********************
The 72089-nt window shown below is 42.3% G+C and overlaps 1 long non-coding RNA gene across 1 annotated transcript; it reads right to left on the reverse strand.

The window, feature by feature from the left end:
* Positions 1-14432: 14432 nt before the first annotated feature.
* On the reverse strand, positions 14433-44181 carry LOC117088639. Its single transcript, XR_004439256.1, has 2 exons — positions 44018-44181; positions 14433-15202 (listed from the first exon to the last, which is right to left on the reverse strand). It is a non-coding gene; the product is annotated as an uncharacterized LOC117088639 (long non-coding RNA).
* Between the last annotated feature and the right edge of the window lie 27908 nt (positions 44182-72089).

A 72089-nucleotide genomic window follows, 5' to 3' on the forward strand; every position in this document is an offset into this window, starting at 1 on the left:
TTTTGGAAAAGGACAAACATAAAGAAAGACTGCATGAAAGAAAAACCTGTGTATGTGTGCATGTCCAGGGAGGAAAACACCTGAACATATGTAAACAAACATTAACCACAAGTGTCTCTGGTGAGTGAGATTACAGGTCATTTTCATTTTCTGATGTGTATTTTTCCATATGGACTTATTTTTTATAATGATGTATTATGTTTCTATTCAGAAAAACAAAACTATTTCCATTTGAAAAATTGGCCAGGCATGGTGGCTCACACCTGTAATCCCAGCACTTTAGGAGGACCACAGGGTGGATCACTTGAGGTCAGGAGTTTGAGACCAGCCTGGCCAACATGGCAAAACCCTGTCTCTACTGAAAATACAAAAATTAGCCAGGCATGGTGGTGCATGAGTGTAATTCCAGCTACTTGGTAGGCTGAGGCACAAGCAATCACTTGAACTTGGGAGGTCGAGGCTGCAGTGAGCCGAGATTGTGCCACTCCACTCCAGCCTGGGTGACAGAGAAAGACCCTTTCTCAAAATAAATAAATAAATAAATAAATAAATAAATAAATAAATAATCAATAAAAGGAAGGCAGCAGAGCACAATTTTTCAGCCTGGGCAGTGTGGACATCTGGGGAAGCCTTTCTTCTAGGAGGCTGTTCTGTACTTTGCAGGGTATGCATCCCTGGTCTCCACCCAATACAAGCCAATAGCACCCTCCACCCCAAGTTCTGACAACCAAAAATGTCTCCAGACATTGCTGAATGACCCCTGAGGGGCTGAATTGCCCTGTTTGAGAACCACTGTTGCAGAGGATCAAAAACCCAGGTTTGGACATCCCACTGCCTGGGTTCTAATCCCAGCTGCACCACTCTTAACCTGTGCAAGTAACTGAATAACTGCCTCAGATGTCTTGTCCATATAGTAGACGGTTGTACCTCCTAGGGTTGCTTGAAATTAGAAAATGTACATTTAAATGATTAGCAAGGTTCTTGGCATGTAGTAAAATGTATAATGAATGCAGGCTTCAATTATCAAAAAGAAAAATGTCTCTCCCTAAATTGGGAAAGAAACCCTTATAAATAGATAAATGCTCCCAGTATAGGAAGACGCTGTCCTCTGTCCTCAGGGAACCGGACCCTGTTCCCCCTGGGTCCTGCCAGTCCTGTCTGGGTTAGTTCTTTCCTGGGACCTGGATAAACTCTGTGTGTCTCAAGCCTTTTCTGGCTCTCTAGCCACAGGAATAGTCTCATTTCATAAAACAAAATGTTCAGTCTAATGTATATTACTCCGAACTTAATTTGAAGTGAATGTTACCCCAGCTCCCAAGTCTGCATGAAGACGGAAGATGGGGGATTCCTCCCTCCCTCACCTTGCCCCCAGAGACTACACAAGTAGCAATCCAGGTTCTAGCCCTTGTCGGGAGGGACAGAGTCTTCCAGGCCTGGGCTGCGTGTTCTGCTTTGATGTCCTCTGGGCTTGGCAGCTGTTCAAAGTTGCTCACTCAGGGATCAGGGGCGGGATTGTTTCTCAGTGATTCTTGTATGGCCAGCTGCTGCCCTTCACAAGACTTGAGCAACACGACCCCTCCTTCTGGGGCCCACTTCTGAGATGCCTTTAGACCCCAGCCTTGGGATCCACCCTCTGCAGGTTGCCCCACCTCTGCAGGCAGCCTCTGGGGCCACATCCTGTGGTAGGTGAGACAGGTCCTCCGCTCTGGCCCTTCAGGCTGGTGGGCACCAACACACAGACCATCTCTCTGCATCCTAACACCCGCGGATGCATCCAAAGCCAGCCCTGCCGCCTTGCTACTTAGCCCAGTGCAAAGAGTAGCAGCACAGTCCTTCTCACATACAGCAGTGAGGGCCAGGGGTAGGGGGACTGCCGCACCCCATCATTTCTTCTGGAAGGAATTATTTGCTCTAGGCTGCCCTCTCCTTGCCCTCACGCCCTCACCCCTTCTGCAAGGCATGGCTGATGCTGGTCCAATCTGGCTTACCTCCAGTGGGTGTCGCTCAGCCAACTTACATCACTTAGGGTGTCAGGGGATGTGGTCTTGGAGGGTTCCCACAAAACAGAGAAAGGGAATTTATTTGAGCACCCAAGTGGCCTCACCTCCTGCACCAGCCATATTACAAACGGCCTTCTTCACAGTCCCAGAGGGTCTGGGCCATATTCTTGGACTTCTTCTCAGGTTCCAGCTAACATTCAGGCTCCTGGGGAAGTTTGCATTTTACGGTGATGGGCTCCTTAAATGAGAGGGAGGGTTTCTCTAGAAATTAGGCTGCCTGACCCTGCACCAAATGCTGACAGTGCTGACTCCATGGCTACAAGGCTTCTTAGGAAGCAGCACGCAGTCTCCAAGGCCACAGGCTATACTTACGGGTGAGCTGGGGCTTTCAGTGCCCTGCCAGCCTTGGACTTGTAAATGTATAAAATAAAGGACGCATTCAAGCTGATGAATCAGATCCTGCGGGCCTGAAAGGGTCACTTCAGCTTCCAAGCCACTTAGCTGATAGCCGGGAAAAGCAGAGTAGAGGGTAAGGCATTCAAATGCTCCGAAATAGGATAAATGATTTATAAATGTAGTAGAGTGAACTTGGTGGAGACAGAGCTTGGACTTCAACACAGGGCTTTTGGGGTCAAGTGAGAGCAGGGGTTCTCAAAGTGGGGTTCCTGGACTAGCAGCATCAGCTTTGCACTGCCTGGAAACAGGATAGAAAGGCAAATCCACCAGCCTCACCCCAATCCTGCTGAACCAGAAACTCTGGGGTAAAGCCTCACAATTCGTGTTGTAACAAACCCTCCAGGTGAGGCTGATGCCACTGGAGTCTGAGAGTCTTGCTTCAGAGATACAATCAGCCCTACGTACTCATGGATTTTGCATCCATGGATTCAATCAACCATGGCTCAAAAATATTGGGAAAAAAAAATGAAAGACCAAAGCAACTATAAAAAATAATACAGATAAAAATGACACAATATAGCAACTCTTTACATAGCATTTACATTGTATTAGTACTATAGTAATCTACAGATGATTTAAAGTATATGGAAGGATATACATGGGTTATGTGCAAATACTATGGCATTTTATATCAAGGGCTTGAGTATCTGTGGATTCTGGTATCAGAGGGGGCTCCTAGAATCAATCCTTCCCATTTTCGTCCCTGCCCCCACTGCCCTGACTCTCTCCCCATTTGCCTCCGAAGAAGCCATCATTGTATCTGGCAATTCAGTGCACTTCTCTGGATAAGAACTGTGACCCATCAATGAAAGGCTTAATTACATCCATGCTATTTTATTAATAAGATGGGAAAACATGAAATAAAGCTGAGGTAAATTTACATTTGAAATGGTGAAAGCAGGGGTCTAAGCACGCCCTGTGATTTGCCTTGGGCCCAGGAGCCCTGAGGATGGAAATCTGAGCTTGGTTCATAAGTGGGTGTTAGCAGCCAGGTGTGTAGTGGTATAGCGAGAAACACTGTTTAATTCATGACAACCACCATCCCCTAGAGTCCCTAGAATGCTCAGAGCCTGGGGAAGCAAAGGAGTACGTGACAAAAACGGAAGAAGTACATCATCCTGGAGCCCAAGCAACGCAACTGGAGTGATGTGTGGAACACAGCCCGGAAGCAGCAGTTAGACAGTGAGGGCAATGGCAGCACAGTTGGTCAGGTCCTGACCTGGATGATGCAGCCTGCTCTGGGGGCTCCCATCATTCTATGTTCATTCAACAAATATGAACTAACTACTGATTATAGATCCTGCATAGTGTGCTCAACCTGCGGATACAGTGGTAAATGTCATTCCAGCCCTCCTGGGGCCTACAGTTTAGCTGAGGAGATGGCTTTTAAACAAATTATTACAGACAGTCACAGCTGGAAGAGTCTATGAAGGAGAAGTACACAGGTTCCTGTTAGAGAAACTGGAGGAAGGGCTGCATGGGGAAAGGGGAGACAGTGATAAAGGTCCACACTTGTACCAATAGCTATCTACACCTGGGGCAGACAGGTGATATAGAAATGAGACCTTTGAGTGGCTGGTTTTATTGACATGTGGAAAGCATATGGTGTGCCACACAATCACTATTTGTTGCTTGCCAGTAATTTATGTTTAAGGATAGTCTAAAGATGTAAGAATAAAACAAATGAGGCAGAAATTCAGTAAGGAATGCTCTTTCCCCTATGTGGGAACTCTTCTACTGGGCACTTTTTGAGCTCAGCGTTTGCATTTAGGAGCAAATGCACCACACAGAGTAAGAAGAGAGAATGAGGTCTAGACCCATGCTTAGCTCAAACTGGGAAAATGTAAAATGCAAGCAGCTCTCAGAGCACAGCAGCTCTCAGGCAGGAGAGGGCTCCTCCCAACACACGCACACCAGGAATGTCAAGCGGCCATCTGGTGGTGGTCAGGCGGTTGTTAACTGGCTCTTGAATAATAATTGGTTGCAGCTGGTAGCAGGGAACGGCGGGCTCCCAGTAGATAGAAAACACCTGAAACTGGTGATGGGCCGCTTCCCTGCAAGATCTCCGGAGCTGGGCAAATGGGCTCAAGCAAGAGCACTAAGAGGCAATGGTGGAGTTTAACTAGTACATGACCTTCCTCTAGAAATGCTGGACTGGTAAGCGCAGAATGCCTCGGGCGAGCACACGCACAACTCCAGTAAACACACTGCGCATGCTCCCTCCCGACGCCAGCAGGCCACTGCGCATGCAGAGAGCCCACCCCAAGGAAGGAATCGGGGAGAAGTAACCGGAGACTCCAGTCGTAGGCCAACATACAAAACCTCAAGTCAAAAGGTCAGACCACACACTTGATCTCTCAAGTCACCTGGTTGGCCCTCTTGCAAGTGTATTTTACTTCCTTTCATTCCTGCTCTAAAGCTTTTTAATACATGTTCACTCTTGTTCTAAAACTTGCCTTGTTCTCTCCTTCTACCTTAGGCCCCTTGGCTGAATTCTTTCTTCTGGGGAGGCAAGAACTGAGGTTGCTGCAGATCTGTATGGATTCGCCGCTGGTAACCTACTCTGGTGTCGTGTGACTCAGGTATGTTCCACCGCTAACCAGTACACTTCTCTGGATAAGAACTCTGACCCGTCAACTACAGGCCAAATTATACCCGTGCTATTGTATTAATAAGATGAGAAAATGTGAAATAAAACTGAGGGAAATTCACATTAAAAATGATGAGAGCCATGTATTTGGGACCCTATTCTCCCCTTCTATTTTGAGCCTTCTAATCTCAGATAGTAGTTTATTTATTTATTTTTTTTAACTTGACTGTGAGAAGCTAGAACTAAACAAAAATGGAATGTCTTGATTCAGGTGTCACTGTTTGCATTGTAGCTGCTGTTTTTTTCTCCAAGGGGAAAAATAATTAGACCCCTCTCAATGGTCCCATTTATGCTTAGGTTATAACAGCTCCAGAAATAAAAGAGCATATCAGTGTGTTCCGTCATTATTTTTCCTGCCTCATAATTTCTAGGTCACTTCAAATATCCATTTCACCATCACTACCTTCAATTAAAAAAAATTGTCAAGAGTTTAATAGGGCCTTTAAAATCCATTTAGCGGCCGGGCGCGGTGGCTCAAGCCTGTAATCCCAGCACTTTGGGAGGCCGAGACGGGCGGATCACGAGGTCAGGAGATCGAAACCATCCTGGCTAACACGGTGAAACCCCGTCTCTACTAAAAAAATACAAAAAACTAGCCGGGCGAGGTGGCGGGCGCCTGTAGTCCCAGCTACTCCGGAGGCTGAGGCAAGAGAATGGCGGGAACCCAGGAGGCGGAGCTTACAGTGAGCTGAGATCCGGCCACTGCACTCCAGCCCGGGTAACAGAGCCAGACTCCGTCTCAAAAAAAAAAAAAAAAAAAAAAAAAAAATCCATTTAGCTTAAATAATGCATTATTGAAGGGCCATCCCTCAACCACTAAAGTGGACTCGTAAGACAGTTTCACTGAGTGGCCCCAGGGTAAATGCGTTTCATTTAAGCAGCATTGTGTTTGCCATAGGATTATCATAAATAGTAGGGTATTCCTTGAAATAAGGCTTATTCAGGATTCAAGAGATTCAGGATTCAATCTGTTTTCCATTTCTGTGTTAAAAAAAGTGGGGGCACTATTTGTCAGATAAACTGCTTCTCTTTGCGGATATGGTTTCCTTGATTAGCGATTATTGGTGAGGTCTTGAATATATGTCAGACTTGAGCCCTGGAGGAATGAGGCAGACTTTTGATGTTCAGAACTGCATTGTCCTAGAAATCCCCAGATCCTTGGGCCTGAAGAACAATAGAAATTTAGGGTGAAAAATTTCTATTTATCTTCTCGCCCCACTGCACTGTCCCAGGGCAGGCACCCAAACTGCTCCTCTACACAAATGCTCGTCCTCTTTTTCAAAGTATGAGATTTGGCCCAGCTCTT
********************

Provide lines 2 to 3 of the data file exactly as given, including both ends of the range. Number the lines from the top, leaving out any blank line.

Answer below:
The window, feature by feature from the left end:
* Positions 1-14432: 14432 nt before the first annotated feature.